Tories denounce slave labour
Squaring off against China
“As prime minister, I won't hesitate to act against this disgusting practice and ensure that the worst human rights offenders don't profit from these abuses.” Erin O'toole
Back in July, Liberal leader Justin Trudeau found himself in a no-holds-barred slanging match with a Chinese communist diplomat.
Li Yang, a propagandist for the state-owned Global Times, tweeted out a cartoon of thenprime Minister Justin Trudeau squatting in a residential school's unmarked graveyard.
The air bubble had him saying: “We stole your land; we killed your men; we buried your child; let's reconcile.”
“Who is this man?” a Li associate then tweeted. “Isn't he worried about the Indigenous people spitting on his face?”
All this came, of course, with Canada's condemnation of China's continued attempt to ethnically cleanse its Xinjiang region of its Uyghur Muslim minority.
But just to be certain Trudeau got his message, Li later tweeted: “Do you think your so-called reconciliation is worth showing off?!!!”
It was a hostile word fight, nothing else, because the Liberal government has adopted no tightly written policy against China's use of slavery against the Uyghurs in its Xinjiang region.
It was all a waste of breath. In recent years, it had come to the western world's attention that the Chinese government has implemented a coercive labour transfer scheme to substitute the Han cotton pickers with the country's Uyghurs, a Turkic ethnic minority who've been forced into “re-education camps” — de facto ethnic cleansing efforts on the part of the communist state.
The forced labour transfer serves to drive down costs in a labour-intensive industry where a significant amount of cotton picking is still done by hand.
As a part of this scheme, Uyghur workers have been moved out of “re-education” camps into the cotton-picking industry, which is controlled by the Xinjiang Production and Construction Corps (XPCC), a communist paramilitary organization overseeing cotton production in the region.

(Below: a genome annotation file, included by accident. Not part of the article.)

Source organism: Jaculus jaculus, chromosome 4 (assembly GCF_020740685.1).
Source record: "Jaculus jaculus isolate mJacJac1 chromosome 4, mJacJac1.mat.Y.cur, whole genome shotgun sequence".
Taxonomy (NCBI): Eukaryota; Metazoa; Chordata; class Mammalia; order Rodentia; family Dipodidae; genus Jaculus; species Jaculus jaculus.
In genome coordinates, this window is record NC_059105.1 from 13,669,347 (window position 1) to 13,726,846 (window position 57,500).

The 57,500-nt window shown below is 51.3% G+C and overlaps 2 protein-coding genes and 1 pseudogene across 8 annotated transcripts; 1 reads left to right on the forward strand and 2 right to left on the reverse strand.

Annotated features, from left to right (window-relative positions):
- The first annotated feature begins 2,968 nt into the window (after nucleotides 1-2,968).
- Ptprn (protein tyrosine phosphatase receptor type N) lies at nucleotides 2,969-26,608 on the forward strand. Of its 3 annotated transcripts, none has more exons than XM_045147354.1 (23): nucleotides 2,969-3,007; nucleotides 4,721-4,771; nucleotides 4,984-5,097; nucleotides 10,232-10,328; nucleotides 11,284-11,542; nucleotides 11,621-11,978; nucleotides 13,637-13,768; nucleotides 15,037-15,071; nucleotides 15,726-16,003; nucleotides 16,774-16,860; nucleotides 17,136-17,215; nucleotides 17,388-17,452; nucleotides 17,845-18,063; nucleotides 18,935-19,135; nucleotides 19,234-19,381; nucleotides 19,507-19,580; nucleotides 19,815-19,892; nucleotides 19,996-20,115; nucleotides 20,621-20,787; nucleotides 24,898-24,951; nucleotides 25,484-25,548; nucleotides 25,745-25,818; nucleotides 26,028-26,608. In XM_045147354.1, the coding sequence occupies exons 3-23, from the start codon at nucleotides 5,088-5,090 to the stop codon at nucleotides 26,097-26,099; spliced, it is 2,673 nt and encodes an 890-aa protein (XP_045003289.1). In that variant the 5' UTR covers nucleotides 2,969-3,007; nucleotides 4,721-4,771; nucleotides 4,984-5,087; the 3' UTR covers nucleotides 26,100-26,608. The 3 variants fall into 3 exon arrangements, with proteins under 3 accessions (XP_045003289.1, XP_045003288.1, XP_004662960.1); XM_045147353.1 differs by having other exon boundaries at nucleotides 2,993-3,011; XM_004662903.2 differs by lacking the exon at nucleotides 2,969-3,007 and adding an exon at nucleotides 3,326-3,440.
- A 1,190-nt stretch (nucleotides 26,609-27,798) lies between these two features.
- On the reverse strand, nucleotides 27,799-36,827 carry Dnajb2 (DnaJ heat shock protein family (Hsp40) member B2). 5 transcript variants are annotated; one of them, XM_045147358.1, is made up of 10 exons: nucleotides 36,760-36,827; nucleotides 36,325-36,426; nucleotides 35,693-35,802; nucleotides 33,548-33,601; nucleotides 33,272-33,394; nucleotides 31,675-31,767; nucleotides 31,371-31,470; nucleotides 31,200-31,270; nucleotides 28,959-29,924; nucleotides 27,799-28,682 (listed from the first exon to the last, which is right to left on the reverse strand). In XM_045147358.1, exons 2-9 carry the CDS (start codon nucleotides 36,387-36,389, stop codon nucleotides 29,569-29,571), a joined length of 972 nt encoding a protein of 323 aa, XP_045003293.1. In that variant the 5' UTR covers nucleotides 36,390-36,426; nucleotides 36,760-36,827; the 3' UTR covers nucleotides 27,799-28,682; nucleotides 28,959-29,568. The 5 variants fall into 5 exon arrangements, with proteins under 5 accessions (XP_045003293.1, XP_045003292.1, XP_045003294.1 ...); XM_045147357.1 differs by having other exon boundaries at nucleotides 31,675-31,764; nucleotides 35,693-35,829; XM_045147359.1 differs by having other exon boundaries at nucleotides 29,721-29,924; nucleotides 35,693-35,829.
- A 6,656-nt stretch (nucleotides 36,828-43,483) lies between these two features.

The Xinjiang province provides more than 85% of the country's cotton supply. China, in turn, accounts for nearly 22% of the world's cotton supply. It's an undeniably huge global player — both in terms of supply and demand.
But it's an ugly game being played.
On Thursday, Conservative Leader Erin O'toole announced his plan to ban slave-labour products — his sights aimed directly at China.
“For years, we've known Uyghur slave labour is being used by China's communist regime in the Xinjiang Uyghur Autonomous Region to produce products like cotton, tomatoes and solar panels for export,” said O'toole.
“As prime minister, I won't hesitate to act against this disgusting practice and ensure that the worst human rights offenders don't profit from these abuses.”
A Conservative government, said O'toole, would dramatically revise Canada's supply chain legislation to meaningfully enforce the country's commitment not to import products made with slave labour, including products the Chinese Communist Party forces Uyghur Muslims to make.
“Canada's Conservatives will always stand up for human rights,” concluded O'toole. “We will stand with our allies around the world to confront evil and tyranny wherever it exists and promote greater freedom for all.”
In its backgrounder, the Conservatives said the group End Uyghur Forced Labour — a coalition of some 180 civil society organizations and trade unions — estimates one in five cotton garments sold in the world contains cotton or yarn from China's Xinjiang region, and 20%-25% of the world's tomatoes are produced in Xinjiang.
The Liberals paid this crisis lip service, with policies filled with cavern-sized loopholes.
The Conservatives promise they won't.